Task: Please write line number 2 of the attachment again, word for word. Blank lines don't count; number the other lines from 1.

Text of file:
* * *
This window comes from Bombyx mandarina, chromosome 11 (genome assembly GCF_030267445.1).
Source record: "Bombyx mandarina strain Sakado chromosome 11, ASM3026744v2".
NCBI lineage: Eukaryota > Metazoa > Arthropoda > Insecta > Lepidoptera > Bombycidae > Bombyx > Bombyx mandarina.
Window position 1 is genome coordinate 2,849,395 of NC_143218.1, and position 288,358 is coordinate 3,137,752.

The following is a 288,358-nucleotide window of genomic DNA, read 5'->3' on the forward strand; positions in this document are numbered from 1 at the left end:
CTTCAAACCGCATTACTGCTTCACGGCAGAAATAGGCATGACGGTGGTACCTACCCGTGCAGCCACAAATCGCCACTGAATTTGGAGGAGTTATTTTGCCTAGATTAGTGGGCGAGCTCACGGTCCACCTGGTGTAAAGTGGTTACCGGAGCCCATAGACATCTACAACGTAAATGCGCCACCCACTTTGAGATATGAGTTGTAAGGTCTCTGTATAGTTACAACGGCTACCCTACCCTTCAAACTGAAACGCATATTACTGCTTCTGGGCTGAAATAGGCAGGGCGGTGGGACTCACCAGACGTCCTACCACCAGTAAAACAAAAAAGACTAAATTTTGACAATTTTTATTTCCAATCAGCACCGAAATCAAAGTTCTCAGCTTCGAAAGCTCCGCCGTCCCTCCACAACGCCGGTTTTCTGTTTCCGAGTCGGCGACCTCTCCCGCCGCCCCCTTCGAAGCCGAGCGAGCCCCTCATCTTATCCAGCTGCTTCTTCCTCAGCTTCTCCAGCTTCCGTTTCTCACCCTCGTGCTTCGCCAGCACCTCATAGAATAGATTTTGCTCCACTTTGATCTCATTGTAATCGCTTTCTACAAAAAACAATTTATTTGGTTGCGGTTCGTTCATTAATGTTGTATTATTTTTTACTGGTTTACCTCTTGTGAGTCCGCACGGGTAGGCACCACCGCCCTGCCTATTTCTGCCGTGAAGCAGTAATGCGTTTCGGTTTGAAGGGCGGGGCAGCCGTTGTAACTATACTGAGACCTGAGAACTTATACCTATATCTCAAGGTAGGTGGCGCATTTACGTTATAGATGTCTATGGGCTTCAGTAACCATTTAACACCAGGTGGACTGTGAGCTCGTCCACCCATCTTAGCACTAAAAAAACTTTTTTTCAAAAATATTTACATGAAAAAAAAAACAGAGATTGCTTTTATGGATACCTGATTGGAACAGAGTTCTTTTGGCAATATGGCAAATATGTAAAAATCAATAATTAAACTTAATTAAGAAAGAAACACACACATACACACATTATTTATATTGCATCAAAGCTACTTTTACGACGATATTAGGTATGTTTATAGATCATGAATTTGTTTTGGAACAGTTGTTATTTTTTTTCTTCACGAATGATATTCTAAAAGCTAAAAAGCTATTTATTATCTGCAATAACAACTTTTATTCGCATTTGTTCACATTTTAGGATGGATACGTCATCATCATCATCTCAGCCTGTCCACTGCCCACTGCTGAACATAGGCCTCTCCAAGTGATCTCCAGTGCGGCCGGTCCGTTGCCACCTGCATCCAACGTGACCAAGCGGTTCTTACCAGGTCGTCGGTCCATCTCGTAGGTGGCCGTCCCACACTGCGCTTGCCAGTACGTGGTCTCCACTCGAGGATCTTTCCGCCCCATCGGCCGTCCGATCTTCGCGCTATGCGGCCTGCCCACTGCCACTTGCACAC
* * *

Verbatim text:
Source record: "Bombyx mandarina strain Sakado chromosome 11, ASM3026744v2".